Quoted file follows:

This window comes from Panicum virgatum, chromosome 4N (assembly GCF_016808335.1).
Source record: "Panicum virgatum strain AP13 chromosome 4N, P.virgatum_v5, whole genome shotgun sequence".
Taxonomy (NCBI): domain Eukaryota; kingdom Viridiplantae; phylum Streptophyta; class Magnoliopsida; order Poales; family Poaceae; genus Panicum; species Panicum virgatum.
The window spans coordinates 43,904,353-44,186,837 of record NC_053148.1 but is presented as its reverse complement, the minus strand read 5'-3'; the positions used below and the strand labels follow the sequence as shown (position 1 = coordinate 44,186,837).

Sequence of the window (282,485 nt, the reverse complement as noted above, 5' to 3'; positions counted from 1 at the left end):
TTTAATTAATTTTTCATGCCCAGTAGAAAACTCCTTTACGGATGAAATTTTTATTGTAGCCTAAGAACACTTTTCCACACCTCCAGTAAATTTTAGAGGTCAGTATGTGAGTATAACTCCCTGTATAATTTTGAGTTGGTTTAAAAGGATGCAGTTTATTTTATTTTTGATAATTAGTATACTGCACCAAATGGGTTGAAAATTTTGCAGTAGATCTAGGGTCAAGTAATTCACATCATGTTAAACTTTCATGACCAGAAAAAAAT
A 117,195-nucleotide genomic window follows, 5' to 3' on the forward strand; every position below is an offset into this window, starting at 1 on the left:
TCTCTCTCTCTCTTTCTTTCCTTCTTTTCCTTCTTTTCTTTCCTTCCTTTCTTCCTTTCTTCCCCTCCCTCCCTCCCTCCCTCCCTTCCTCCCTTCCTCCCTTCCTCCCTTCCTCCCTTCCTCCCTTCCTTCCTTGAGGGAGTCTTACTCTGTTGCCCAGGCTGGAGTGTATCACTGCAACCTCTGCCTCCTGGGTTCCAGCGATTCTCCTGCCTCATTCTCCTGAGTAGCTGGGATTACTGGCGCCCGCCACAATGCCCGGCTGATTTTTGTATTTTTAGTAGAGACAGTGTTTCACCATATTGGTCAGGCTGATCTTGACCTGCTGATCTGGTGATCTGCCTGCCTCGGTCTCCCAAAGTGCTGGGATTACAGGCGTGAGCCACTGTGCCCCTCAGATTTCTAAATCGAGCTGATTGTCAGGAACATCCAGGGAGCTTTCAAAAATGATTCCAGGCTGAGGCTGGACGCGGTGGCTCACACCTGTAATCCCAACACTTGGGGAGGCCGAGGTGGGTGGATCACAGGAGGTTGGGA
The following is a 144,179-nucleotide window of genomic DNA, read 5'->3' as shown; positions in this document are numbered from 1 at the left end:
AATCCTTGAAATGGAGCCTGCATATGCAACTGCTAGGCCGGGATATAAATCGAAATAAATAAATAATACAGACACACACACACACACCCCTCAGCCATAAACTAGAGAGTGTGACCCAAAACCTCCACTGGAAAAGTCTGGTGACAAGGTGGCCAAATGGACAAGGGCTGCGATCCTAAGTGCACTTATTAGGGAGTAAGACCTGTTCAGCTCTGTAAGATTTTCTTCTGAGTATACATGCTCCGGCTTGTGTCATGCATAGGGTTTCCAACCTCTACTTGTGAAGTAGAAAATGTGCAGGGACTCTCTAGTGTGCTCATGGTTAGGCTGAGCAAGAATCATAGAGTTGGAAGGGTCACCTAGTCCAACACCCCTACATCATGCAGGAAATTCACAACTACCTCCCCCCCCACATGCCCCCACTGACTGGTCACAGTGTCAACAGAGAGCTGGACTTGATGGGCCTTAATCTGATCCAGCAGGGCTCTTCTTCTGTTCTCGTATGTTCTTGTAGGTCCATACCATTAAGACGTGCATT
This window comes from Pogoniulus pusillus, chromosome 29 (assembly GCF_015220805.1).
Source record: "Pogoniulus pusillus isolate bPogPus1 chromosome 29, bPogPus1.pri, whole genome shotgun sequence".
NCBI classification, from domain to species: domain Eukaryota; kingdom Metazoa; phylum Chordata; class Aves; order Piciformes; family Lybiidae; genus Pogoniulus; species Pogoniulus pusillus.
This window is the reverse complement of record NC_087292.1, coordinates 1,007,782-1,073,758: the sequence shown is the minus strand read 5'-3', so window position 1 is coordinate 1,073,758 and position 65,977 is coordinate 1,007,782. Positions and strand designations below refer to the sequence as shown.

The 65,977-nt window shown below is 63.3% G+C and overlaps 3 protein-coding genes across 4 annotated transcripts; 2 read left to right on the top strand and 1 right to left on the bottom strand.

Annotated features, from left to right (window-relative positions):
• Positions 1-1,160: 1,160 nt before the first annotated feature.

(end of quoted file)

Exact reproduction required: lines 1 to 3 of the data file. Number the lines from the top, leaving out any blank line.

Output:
This window comes from Panicum virgatum, chromosome 4N (assembly GCF_016808335.1).
Source record: "Panicum virgatum strain AP13 chromosome 4N, P.virgatum_v5, whole genome shotgun sequence".
Taxonomy (NCBI): domain Eukaryota; kingdom Viridiplantae; phylum Streptophyta; class Magnoliopsida; order Poales; family Poaceae; genus Panicum; species Panicum virgatum.